Something serious had happened to me and I was starting to feel like a more substantial person. A woman now – although no longer a married woman and no longer a walking woman – I was, mercifully, no longer a girl. Even in this forest of overseers, where every move I made was scheduled and every quantity of liquid I drank and eliminated was measured, I had opinions. I was cowed by the outside world, the walking world, but here inside I had a role and a point of view. I was on leave from the anti-war movement, and left the skewering of the big guys at the Pentagon to others; they were beyond my reach, but doctors were all around me, and I saw the mischief in their brand of power-wielding and the hierarchies they imposed on others. They had saved me, and saved all my new friends, but I was outraged when they spoke for me or spoke down to a nurse I liked. I thought they shouldn't be entitled to say "yes" or, more significantly, "no" to me with such finality. As a participant in the workings of an institution, I had something before me each day that I could think about critically.

During the fifth month in the rehab centre, my doctor told me that I would be discharged in another month. On my weekend passes, I went with my sister to look for an apartment. John and I had moved in together soon after I dropped out of college. I had been eighteen and he was twenty-one. We had married a year later, in 1967, and I took his name. We had set up house and I learned to cook and do laundry and clean. I was an experienced, if not enthusiastic, housekeeper, but this would be my first apartment on my own. The bed would be my bed. The possessions that were ours would be mine now.

I was starting to take back some control over my life. Where I would live, when I would move there, what colours to paint the rooms in my new apartment, who would come and go in those rooms. The organisation of my life had been under the control of others for so long that the simplest choices seemed monumental. Was this what I really wanted or was I doing it because someone else wanted me to? Was I doing it because I was now disabled and had to do things a certain way? Was I doing it because I was scared not to? Was I really in charge, was this really mine to choose? Would everything be a compromise now? A half, or even less, of what might have been?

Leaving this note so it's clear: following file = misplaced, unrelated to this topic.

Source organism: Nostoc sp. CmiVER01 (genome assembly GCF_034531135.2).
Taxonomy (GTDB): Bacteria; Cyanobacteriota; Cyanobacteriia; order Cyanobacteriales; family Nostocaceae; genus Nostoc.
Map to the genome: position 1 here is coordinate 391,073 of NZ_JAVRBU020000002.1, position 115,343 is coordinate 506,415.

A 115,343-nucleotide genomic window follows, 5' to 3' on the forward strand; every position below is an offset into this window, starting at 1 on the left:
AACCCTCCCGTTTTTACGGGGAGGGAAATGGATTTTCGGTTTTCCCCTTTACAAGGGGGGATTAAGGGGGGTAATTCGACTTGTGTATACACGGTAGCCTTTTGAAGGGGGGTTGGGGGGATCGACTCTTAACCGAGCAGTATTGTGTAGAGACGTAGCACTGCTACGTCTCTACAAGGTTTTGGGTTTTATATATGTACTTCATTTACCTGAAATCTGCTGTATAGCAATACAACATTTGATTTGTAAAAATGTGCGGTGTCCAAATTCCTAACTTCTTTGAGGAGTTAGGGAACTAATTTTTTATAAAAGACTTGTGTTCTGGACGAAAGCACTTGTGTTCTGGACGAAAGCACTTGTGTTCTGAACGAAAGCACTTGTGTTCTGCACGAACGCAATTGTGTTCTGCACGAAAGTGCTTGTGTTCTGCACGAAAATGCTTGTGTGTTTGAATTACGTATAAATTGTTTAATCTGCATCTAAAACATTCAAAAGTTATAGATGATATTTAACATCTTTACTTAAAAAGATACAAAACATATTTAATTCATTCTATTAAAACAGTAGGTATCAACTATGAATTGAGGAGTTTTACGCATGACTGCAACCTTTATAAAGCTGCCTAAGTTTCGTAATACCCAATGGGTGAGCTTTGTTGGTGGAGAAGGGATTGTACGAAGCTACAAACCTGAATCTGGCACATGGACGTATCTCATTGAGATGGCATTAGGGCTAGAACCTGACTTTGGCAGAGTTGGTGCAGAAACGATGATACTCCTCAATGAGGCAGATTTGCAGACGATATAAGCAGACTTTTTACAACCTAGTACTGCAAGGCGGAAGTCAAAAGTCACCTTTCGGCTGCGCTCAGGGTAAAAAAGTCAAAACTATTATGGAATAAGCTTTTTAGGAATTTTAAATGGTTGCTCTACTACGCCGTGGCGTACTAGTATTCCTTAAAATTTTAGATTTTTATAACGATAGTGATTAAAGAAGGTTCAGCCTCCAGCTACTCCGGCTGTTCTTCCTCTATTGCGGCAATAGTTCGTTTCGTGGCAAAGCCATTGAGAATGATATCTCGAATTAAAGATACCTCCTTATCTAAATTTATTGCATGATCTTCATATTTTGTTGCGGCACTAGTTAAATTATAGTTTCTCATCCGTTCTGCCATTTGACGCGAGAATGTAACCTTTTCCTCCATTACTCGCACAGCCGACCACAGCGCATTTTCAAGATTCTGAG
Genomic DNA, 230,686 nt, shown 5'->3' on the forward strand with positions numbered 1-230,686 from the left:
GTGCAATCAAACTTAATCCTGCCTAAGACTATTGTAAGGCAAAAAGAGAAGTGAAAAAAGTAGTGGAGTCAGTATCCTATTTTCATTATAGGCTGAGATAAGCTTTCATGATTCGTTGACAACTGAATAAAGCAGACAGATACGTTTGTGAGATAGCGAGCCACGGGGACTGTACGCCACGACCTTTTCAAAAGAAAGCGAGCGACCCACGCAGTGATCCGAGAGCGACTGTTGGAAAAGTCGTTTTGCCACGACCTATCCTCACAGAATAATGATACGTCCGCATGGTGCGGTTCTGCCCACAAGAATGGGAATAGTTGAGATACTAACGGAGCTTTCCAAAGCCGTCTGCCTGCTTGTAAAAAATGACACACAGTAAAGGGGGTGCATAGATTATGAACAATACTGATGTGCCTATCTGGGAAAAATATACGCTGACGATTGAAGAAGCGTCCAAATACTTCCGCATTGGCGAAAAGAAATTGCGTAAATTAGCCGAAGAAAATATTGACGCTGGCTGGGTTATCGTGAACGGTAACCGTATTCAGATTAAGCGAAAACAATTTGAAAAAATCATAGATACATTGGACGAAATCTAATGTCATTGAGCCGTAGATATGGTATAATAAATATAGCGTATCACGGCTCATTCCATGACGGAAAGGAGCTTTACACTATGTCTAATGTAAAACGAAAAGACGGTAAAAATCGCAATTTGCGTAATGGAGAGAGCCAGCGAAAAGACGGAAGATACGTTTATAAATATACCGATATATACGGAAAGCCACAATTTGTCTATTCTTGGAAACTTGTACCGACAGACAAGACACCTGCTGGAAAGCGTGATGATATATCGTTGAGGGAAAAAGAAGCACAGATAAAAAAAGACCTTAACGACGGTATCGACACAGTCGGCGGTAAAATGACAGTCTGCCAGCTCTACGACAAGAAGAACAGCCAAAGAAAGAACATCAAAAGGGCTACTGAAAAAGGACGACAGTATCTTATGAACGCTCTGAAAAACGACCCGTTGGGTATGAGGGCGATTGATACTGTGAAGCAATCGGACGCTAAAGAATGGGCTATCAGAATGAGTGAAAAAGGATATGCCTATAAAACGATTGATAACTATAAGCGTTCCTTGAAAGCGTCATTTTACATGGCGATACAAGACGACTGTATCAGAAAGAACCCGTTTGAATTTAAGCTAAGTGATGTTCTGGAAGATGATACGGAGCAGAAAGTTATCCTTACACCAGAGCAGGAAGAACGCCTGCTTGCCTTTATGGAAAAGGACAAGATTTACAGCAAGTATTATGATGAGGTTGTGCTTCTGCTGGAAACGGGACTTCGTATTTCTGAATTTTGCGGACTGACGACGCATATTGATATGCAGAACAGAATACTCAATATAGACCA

Over the last months, I had had no choice about who I saw. All the people who had come to see me since the accident had been told about it by someone else, and they showed up during visiting hours unannounced, offering flowers or books. I imagine that my mother or my sister had called them, or Rick, Carol's boyfriend, had. The only people I had told about the accident were the group on the roof, but that was just some of the details; everyone knew why we were there.

There was one friend I hadn't seen in a couple of years. She was living in a small town in upstate New York. I knew she didn't know what had happened to me; none of my other friends knew her. A couple of weeks before I left the hospital, late at night after everyone was in bed, I took a bunch of change down to the phone booth at the end of the hall and called her. I just plunged in and told her about the accident, about John and Carol, the outcome, the plan to leave the hospital soon, stay on in New York and go back to college.

I then said: "I'm OK, you know."

"What?" Delia said, letting out a gasp. "Oh yeah, sure, you're fine. John is dead. You're fucking paralysed, you're in a fucking wheelchair, what do you mean, you're OK?"

"But I am," I said.

I woke from the nightmares, lived on the edge for a while, frail and hurting, dopey from rounds of painkillers and the numbing bleakness of hospital life. The accident had taken some material worth from me. There were lumps and bumps and scars. A couple of my ribs were missing, and they even took my appendix just for good measure while they were in there rooting around for broken bones. But now, a few months later, I liked the same things, got outraged just the same, laughed at my sister's jokes, and still hated Nixon. I was scared of going back out into the world – a world I knew would not treat me well – but I was hungry for it.

I laughed when Delia said, "You're fucking paralysed!" Everyone had been so nice, so tentative, like maybe I didn't know what had happened to me.

If Delia could talk rough to me, I must be OK.


From Griffith Review Edition 17: Staying Alive © Copyright Griffith University & the author.

Griffith Review